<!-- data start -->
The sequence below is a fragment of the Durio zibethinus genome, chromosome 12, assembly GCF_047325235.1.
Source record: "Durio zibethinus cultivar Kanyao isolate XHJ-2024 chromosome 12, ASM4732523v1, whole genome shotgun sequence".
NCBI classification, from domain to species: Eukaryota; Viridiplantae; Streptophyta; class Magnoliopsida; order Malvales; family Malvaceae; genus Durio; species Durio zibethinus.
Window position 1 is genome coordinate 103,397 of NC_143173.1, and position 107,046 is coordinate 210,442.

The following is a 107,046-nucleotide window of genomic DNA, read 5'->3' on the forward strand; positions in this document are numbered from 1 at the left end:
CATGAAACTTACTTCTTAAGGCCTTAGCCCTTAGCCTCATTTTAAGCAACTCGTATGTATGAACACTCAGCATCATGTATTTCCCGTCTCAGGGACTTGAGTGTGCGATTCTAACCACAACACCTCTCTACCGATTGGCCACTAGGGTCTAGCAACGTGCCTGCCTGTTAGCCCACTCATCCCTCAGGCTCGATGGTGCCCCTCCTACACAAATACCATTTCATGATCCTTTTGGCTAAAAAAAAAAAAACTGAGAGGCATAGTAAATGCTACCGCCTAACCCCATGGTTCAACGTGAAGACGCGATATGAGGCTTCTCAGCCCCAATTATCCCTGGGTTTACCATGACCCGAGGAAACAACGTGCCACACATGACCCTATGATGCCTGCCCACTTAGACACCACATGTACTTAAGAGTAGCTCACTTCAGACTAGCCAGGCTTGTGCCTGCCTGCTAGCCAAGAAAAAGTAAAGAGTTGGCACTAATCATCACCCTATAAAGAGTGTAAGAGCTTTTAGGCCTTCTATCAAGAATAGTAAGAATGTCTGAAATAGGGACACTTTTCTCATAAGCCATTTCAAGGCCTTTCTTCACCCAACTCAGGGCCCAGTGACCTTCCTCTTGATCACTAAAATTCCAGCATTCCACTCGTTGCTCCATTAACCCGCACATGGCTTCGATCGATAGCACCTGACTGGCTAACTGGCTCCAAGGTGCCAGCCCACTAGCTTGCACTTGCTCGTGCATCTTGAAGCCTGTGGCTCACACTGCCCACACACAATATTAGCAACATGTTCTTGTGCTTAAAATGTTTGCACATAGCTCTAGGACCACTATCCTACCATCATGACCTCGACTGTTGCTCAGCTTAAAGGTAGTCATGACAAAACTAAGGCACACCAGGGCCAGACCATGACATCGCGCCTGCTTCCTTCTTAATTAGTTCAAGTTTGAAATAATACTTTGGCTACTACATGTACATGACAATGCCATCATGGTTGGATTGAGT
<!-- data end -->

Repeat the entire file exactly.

The sequence below is a fragment of the Durio zibethinus genome, chromosome 12, assembly GCF_047325235.1.
Source record: "Durio zibethinus cultivar Kanyao isolate XHJ-2024 chromosome 12, ASM4732523v1, whole genome shotgun sequence".
NCBI classification, from domain to species: Eukaryota; Viridiplantae; Streptophyta; class Magnoliopsida; order Malvales; family Malvaceae; genus Durio; species Durio zibethinus.
Window position 1 is genome coordinate 103,397 of NC_143173.1, and position 107,046 is coordinate 210,442.

The following is a 107,046-nucleotide window of genomic DNA, read 5'->3' on the forward strand; positions in this document are numbered from 1 at the left end:
CATGAAACTTACTTCTTAAGGCCTTAGCCCTTAGCCTCATTTTAAGCAACTCGTATGTATGAACACTCAGCATCATGTATTTCCCGTCTCAGGGACTTGAGTGTGCGATTCTAACCACAACACCTCTCTACCGATTGGCCACTAGGGTCTAGCAACGTGCCTGCCTGTTAGCCCACTCATCCCTCAGGCTCGATGGTGCCCCTCCTACACAAATACCATTTCATGATCCTTTTGGCTAAAAAAAAAAAAACTGAGAGGCATAGTAAATGCTACCGCCTAACCCCATGGTTCAACGTGAAGACGCGATATGAGGCTTCTCAGCCCCAATTATCCCTGGGTTTACCATGACCCGAGGAAACAACGTGCCACACATGACCCTATGATGCCTGCCCACTTAGACACCACATGTACTTAAGAGTAGCTCACTTCAGACTAGCCAGGCTTGTGCCTGCCTGCTAGCCAAGAAAAAGTAAAGAGTTGGCACTAATCATCACCCTATAAAGAGTGTAAGAGCTTTTAGGCCTTCTATCAAGAATAGTAAGAATGTCTGAAATAGGGACACTTTTCTCATAAGCCATTTCAAGGCCTTTCTTCACCCAACTCAGGGCCCAGTGACCTTCCTCTTGATCACTAAAATTCCAGCATTCCACTCGTTGCTCCATTAACCCGCACATGGCTTCGATCGATAGCACCTGACTGGCTAACTGGCTCCAAGGTGCCAGCCCACTAGCTTGCACTTGCTCGTGCATCTTGAAGCCTGTGGCTCACACTGCCCACACACAATATTAGCAACATGTTCTTGTGCTTAAAATGTTTGCACATAGCTCTAGGACCACTATCCTACCATCATGACCTCGACTGTTGCTCAGCTTAAAGGTAGTCATGACAAAACTAAGGCACACCAGGGCCAGACCATGACATCGCGCCTGCTTCCTTCTTAATTAGTTCAAGTTTGAAATAATACTTTGGCTACTACATGTACATGACAATGCCATCATGGTTGGATTGAGT